‌Euclid of Alexandria, Carl Friedrich Gauss, Pythagora of Samos and Isaac Newton, just to name a few great maths scholars, never had much pretty looks compared to Herodotus, Thucydides and Livy who were historians, so we think.This notion is particularly because arts and other disciplines that do not require much mathematics are perceived to be easier and less stressful to the brain.

In a study conducted by Change the Equation, Ogilvy PR to gauge Americans’ attitudes toward their math skills, it was reported that Women are significantly more likely than men to say that they are not good at maths (37% vs. 21%). Could this be the reason why women dress better and are generally happier?

Many people report having troubles when faced with a math problem. A reasonable percentage of people say they have ill feelings of frustration, anxiousness, inadequacy and worry when confronted with mathematical problems. These feelings conclusively support the assertion that people who don’t like maths or study less of maths are better looking than their counterparts who do.


In a follow up investigation by chofam, four researchers approached four different Universities in Nigeria and randomly selected 24 undergraduate students of middle age each to fill a short questionnaire. The students were grouped into two categories, A and B. Category A had 12 neatly dressed and attractive students, 6 males and 6 females while category B was the group who were poorly dressed and not too attractive, also 6 males and 6 females in each sub category. A total of 96 students were interviewed.

At the end of the investigations, It was discovered that over 85% better dressed and attractive females are those in disciplines that require less of mathematics.


Also 73% of the poorly dressed and less attractive females were found to be studying under science and maths related disciplines.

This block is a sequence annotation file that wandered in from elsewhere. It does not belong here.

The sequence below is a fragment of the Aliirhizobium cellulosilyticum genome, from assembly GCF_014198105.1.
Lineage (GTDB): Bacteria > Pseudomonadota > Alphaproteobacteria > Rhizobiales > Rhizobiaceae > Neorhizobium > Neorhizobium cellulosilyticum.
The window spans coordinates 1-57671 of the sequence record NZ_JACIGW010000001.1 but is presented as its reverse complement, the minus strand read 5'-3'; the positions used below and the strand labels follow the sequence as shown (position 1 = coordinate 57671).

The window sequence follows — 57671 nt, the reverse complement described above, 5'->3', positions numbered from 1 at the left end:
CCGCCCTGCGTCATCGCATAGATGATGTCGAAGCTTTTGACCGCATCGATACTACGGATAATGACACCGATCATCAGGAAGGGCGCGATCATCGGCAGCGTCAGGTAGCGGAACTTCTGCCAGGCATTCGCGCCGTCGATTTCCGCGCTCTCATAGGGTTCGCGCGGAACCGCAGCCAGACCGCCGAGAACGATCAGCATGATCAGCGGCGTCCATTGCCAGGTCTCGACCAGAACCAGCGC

Similar findings for the male category but the difference here was much less. 71 percent of shabbily dressed less attractive males were those studying under Engineering and mathematics related disciplines. Also 69 percent of well dressed and more attractive males were discovered to be studying in arts or disciplines that do not require mathematics.

However when the findings of the investigation were subjected to social discourse, social analysts queried the results. The first point of argument was that, there could have been a gender bias in the collation and sampling process, hence the results must have been flawed, as all the investigators were all males.

Analysts argued that the choice of institutions and Faculty the investigators chose to visit may also have affected the results of the findings.

Another research conducted by Brookings Institution’s Brown Center  also supports the above assertion. It proved that students who are good with mathematics are less likely to be happy, and are likely to have low confidence. From the article “In essence, happiness is overrated” says study author Tom Loveless.

However more extensive research needs to be carried out to prove beyond reasonable doubt that people confronted daily with mathematical problems are less happy and hence look less attractive. For me, I have drawn my conclusions, what do you think?


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